Sex During Pregnancy

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How you feel about sex during your pregnancy could change by the minute! Hormones affect how you feel about lots of things, but especially sensitive topics like sex. Maybe you had a high sex drive before pregnancy and now you have no interest at all. Maybe sex felt like a chore before pregnancy, but now you can’t get enough. Maybe you vacillate between these two extremes. The point is, however you feel about sex during your pregnancy is okay. In this post, we’ll discuss some ideas about how to navigate talking about—and, if you want to, actually having—sex during pregnancy.

Sex with a Partner

The first thing to consider about sex with a partner any time, not just during pregnancy, is consent. If you and your partner are both up for sex, it can be a great way to connect and enjoy each other. If one of you is not up for it, then it’s not the best idea to move forward. While it’s always true that consent from all parties makes for better sex, this is especially true during pregnancy, when emotions are running high.

The second thing to consider is safety. Most of the time, sex of all kinds is safe for you and safe for the baby. One exception to watch out for is if you have a low-lying placenta or placenta previa, which means that your placenta is low in your uterus, maybe even covering the opening of the cervix. In this case, your doctor or midwife will discuss with you whether you can have sex or not. Another exception is if either you or your partner has a sexually transmitted disease. In most cases it’s still okay to have sex if this is the case, but it might mean using extra protection like a condom or dental dam. If you or your partner have a sexually transmitted disease, you might consider refraining from sex during the third trimester, when an active infection would be more likely to be passed to your baby during birth.

You can also get creative about sex with your partner. Maybe penetrative, penis- or toy-in-vagina sex doesn’t sound appealing to you, but oral sex or mutual masturbation does. As your belly grows, positioning can be awkward, but with a little good humor, you can find a configuration that works for everyone, even in the third trimester.

Another key to sex, especially during pregnancy, is communication. In addition to communicating about the willingness of everyone involved, communication during sex is crucial. Because so many changes happen in your body during pregnancy—from heightened sense of smell to increased vaginal discharge to varicose veins—you might be feeling insecure about your body. Talk with your partner about these insecurities and ask for what you need to feel good about engaging in intimate relations.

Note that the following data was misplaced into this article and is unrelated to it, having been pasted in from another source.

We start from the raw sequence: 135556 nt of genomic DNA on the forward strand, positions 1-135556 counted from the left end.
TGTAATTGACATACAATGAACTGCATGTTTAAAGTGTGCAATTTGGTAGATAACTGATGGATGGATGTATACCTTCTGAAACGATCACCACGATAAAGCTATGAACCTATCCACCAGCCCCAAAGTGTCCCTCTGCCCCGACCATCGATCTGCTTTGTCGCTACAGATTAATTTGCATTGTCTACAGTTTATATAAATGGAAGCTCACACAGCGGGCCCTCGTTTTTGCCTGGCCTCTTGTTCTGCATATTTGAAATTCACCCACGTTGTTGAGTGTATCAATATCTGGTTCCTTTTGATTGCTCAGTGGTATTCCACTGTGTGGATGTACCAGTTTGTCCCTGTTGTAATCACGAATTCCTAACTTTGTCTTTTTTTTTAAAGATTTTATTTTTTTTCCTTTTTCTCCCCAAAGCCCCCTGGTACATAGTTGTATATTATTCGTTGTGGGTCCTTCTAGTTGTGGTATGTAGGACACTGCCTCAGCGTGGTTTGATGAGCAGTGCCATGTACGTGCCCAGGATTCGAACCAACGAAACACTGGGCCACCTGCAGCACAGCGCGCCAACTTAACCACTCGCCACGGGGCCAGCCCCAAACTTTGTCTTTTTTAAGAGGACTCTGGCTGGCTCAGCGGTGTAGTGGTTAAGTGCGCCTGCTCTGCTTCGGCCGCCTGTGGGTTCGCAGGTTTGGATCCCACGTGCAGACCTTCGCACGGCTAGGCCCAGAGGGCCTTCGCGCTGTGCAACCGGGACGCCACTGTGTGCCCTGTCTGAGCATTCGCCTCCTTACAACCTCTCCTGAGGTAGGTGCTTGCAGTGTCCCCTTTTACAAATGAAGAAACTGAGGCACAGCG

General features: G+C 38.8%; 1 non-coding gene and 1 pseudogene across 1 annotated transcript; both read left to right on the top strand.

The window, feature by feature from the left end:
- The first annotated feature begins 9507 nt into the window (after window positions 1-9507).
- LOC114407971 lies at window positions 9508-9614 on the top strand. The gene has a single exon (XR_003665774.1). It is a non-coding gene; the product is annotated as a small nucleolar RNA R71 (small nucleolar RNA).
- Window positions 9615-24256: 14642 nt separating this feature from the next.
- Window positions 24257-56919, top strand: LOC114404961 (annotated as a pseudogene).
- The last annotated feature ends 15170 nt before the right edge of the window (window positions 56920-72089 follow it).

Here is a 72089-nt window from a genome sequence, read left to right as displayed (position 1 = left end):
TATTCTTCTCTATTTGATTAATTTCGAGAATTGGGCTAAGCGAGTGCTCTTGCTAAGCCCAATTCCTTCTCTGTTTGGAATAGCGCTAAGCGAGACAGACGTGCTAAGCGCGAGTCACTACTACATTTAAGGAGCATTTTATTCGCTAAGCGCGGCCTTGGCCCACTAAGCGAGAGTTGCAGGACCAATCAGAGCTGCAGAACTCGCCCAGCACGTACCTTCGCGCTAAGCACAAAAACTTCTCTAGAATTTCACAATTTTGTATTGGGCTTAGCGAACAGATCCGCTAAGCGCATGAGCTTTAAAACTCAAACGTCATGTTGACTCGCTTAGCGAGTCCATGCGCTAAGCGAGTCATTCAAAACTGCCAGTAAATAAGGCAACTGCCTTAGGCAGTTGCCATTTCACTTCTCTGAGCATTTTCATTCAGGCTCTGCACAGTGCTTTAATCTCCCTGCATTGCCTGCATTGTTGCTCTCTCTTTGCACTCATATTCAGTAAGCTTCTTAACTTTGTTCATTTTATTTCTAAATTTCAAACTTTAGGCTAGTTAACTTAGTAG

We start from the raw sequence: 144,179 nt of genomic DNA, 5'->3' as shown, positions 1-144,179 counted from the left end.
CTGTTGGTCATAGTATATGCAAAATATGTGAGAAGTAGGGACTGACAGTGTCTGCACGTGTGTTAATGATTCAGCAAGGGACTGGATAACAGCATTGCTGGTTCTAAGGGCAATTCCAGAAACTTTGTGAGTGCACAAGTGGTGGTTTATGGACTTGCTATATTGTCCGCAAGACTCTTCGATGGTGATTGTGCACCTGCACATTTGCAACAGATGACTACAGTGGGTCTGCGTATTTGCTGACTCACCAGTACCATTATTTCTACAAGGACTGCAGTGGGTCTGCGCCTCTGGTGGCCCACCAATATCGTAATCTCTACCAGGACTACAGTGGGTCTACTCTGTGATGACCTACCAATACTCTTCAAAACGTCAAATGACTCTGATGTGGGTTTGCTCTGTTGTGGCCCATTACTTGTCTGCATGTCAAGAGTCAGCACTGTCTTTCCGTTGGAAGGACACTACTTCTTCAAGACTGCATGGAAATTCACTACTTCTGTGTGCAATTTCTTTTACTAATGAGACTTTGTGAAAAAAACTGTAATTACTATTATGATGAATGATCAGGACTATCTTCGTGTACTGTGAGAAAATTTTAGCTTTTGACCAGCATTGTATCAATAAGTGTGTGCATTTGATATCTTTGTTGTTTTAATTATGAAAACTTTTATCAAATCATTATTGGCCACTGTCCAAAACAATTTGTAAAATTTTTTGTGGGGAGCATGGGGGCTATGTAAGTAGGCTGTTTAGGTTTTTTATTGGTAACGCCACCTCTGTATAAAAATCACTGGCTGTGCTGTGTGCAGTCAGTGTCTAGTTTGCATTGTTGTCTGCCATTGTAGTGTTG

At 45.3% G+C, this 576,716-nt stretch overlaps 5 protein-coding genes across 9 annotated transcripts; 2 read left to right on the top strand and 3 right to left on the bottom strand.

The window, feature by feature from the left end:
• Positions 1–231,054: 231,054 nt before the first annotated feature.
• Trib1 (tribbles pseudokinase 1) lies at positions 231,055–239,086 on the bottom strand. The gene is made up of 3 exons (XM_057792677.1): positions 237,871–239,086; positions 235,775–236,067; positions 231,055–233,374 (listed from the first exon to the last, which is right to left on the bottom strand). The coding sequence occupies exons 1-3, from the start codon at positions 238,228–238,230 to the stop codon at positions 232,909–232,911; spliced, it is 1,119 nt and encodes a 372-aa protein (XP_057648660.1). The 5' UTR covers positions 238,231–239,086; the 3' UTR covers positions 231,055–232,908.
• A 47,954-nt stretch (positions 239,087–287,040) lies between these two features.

Some of these changes also might mean new physical experiences for both you and your partner during sex, so stay in contact about what sensations you are experiencing and what feels good and does not feel good. Either of you should be willing to stop or change things up if one person experiences discomfort or even pain. And take extra consideration about things like lubrication, which can be highly affected by your changing hormones, and increased sensations that can come with the changes in blood flow to your genitals during pregnancy.

Sex for One

Maybe your life is such that you don’t have a partner or your partner isn’t up for sex during pregnancy. Sexual pleasure can still be within reach if you want to engage in sex for one or masturbation. Unless there is a reason you should not be having orgasms—something your care provider will likely have discussed with you—pleasuring yourself is a great way to unwind and relax during pregnancy. You can use a toy or your hand and pleasure yourself anywhere that is safe and private.

As discussed above, however you feel about sex during pregnancy—and really any time—is okay. If you have worries or anxieties about how your sex life has changed since getting pregnant, try to remember that everything that you are feeling right now, while likely intense, is probably temporary. With a bit of communication and work, your sexual life can be something great, both during and after pregnancy.

Abby Olena
Dr. Abby Olena has a PhD in Biological Sciences from Vanderbilt University. She lives with her husband and children in North Carolina, where she writes about science and parenting, produces a conversational podcast, and teaches prenatal yoga.

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